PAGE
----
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Changes to college savings


Change your thinking! Don’t get stuck following old rules. Tax-favored college savings plans (know as 529s) have had several changes in the last couple of years, and more are upcoming for 2023-2024.

1. You can use them for a kid’s elementary and high school tuition, whereas they were only available for college in previous years. Why would you want to do this? Maybe the child is going to an expensive private school pre-college, but you’re expecting a somewhat cheaper, perhaps state university. Or, the grandparents have set aside significant money or promised to fund college. Or you have stock grants that will vest in 3 years, in time for college but not available now. Usually, the big-ticket item is college, but not necessarily.

2. Federal aid formulas will no longer count grandparent contributions withdrawn from a grandparent-owned 529 plan as student income, as of 2023-2023. It will not be counted against the student for financial aid determinations. Of course, this is only important if the student would be actually eligible for federal student aid. Private colleges can ask about anything they want, and use it in their own private formulae for awarding their own, non-federal funds.
Nearly all private colleges will require the family to file a FAFSA form, but even if a family doesn’t qualify for federal aid, they may still qualify for aid from a private college, especially if the school is seeking to attract the student. But don’t depend on it, and don’t brush off saving with the tired, “My kid is so smart they’ll get a scholarship”. So is every other kid. Don’t bank on it (pun intended).
3. You can contribute more, and you can front-load (as in, you got a bonus or windfall). In 2023, the annual gift tax exclusion rises from $16,000 to $17,000. This applies to each beneficiary, from each donor/giver. Each single yearly gift to each recipient cannot exceed $16,000/$17,000. In addition, there’s a provision for “front-loading” by giving 5 years’ worth of exclusions in one lump sum ($80,000/$85,000 per donor), using up the gift tax exclusion of each donor. But what if you wanted to give more—say, $20,000 to a grandchild per year? The grandparents will need to file a gift return documenting how much more they’ve given, which will count against their lifetime exclusion of $12.6 million. If you anticipate your estate will exceed $12.6 million, your heirs will need to present copies of your gift tax returns. Note: no gift tax is due at the time you give the money—you’re only creating a record to be applied against your estate. Most people will not have a estate that meets the $12.6 million threshold, so likely no gift tax will ever be due. You just need to keep the record and file the form.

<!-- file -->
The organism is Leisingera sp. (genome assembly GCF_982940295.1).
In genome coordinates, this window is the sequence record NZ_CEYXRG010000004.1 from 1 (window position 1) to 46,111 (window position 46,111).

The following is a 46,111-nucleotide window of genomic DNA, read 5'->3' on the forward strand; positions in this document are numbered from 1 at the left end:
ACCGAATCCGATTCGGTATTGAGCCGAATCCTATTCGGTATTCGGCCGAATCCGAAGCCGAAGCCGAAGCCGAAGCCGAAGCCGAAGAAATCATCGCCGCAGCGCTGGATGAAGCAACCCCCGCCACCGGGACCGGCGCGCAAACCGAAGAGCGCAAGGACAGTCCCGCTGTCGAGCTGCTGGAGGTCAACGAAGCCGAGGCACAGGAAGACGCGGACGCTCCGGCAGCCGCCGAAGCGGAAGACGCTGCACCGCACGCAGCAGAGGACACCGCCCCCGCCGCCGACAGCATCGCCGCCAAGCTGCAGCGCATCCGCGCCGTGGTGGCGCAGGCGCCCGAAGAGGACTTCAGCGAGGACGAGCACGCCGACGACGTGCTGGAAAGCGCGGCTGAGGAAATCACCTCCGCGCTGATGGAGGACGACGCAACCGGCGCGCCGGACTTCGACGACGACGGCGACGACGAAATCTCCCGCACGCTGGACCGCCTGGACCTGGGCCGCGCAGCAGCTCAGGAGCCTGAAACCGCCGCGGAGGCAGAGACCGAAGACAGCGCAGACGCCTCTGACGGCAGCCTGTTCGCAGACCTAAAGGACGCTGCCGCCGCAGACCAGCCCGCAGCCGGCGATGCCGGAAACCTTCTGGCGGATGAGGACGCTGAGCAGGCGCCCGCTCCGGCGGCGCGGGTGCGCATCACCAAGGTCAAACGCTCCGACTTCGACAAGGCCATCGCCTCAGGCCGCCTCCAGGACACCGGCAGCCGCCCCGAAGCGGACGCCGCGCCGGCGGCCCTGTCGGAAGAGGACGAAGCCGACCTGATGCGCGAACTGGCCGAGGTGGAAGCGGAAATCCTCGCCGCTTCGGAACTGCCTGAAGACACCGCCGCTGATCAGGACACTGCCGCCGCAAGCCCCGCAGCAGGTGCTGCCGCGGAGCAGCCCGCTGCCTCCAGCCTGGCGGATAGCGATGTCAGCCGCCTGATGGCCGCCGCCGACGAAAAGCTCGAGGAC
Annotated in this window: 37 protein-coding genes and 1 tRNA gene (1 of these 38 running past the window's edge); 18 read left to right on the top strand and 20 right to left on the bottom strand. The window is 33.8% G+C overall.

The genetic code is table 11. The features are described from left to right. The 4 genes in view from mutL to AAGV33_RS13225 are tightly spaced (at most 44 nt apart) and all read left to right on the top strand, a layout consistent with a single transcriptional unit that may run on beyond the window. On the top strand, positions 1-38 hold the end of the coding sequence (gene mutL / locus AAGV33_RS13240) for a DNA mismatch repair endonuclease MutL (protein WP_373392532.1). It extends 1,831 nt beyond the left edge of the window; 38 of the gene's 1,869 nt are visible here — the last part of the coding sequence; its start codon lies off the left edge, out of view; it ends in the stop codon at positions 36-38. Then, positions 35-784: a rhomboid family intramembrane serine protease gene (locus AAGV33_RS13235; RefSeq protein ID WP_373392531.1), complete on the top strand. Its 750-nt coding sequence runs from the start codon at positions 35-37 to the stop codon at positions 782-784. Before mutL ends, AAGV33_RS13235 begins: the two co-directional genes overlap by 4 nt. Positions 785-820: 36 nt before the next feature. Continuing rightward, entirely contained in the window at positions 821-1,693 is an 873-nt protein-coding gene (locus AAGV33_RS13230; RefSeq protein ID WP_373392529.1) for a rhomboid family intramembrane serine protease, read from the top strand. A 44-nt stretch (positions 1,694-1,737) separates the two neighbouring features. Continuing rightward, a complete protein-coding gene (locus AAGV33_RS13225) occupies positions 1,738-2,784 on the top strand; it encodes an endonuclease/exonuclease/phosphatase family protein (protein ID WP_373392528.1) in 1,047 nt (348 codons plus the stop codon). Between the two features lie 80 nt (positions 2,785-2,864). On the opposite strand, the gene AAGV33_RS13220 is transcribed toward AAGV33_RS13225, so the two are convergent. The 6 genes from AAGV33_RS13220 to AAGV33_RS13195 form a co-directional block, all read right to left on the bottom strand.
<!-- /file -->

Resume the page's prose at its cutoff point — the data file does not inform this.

4. You can rollover a 529 account to an ABLE account, up to the annual contribution limit In the tragic event that your child becomes disabled before age 26, the money can be transferred to an ABLE account to fund qualified disability expenses, including housing and education. This is a somewhat complex procedure and you’ll probably need to see me about your specific circumstances, but it does allay one fear of contributing—that the money will not be lost or taxed if the child doesn’t go on to further education.

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